Written by Desiree Visser

The issue of “belonging” is one of the more elementary and instinctive needs humans have. It speaks of safety, protection and being understood. In many historical communities belonging is akin to survival. We are often driven unconsciously to fit in and belong within our social networks. Many of these networks have rules for belonging. For example you may need to act or look a certain way in order to belong; or you may be required to have a specific skill set in order to belong.  

The groups to which we may belong may be structured and formal in nature (e.g. a group of gr. 9 students) with standard norms OR informal, with more unspoken rules (e.g. popular group). Some groups may be inclusive and invite variety and diversity, while other groups are more exclusive and require more uniformity.

It is worth taking a look at the informal groups to which you belong and notice your attitude towards others on the inside (and outside) of your groups.  
  • Am I accepting or judgmental of those who are different to me?
  • Do I enjoy conversations with people who share my viewpoint or do I enjoy hearing an alternative perspective?
  • Do I go out of my way to connect with people who I would ordinarily not spend time with?  
  • How did Jesus deal with people who differed from Him?

People, especially young people, are often prepared to lay down their personal opinions, beliefs and attitudes in order to “fit” into a group. The cost of being themselves and the risk of expulsion from the group is too high to be authentic and genuine. Obviously not every group provides a safe place to foster a sense of belonging. Dr. Brene Brown “Those who have a strong sense of love and belonging have the courage to be imperfect.”

Jesus understands our desire to belong. Our need for belonging is answered in Him.
Romans 8: 15 – 17 “For all who are led by the Spirit of God are sons of God, For you did not receive the spirit of slavery to fall back into fear, but you have received the Spirit of adoption as sons, by whom we cry, “Abba! Father!” The Spirit himself bears witness with our spirit that we are children of God, and if children, then heirs – heirs of God and fellow heirs with Christ, provided we suffer with him in order that we may be glorified with Him.”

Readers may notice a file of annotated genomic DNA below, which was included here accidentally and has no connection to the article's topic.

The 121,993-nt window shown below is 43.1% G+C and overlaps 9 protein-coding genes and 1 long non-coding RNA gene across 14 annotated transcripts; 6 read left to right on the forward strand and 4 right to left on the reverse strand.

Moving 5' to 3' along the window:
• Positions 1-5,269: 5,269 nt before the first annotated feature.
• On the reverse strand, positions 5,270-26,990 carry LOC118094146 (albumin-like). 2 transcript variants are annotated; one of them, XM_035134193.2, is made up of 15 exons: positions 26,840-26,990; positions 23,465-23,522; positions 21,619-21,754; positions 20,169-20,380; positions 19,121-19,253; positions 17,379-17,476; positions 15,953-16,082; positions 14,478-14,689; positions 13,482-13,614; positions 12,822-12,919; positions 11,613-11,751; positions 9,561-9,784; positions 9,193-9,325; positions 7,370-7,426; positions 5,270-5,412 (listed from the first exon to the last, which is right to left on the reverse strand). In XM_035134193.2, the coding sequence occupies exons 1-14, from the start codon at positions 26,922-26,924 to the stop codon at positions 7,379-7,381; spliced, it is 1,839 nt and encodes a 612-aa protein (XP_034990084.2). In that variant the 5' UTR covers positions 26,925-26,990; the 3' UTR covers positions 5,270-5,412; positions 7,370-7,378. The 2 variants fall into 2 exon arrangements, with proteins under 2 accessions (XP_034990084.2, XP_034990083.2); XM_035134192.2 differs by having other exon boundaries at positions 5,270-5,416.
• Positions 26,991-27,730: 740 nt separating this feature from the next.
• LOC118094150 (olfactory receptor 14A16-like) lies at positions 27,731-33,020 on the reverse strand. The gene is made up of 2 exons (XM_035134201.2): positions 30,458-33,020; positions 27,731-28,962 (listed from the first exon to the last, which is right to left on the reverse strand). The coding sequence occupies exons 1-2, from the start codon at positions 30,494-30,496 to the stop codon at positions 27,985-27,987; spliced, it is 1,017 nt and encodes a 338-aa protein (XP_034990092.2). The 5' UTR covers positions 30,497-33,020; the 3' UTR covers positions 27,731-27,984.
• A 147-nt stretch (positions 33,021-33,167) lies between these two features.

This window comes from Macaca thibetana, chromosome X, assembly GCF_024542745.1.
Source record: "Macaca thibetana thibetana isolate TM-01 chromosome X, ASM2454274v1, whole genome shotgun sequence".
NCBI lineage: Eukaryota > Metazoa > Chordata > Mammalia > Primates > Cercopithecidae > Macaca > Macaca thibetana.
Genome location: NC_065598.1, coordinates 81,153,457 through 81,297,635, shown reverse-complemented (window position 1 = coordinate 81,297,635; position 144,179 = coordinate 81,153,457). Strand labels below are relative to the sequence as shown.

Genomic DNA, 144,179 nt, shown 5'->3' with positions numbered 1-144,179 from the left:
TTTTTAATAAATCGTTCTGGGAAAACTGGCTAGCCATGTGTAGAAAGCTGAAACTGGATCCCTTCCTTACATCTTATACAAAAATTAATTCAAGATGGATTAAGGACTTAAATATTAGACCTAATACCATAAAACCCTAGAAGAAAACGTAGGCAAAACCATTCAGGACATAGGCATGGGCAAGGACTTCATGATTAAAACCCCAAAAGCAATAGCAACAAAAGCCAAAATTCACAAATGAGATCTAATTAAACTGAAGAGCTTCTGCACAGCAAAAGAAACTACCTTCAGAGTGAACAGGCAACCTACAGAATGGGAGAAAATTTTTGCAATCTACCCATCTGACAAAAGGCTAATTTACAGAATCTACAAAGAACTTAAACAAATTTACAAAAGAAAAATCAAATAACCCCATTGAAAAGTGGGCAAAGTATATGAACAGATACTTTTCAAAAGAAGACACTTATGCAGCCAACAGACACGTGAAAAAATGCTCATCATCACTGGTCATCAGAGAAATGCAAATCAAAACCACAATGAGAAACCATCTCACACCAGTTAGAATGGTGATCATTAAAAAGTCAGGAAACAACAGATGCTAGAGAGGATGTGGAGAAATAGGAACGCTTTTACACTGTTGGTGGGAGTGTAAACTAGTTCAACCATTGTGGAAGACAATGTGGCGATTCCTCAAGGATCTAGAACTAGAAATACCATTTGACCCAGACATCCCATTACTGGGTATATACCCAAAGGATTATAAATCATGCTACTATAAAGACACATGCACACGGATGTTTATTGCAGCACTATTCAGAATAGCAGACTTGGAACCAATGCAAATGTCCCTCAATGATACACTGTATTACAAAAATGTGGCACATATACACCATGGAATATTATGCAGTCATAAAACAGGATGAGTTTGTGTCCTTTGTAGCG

The belonging that Jesus provided for us through His death and resurrection is total and complete.

When we receive Jesus as our Lord, we receive innumerable blessings and also:
  • Adoption into the family of God; not as orphans but as children.
  • Complete love, despite our flaws.
  • Complete acceptance, despite our worthlessness.
  • Complete safety, despite our imperfections.  
  • Complete belonging.

Our need for belonging is met in Jesus, and He calls us to include others in the same way. When we look at the church of Corinth, they were group of diverse people who were also struggling with a sense of belonging. They all believed in Jesus, but they were carnal in their struggle for superiority and position within the body of Christ. Paul states “What, after all, is Apollos? And what is Paul? Only servants, through whom you came to believe – as the Lord has assigned to each his task. I planted the seed, Apollos watered it, but God has been making it grow. The one who plants nor the one who waters is anything, but only God, who makes things grow” (1 Corinthians 3:5 – 7).  

What a mighty God we serve! Our sense of belonging is found in Christ, and our belonging is total and complete – not based on our own worthiness, goodness or lovability. We do not have to be fearful slaves, fearing rejection and abandonment. Praise the Lord! Our belonging is not based on our uniformity but on our faith in Jesus and His righteousness and forgiveness. We can be diverse, unique, different and with our own personalities AND STILL BELONG TO THE FAMILY OF CHRIST.  

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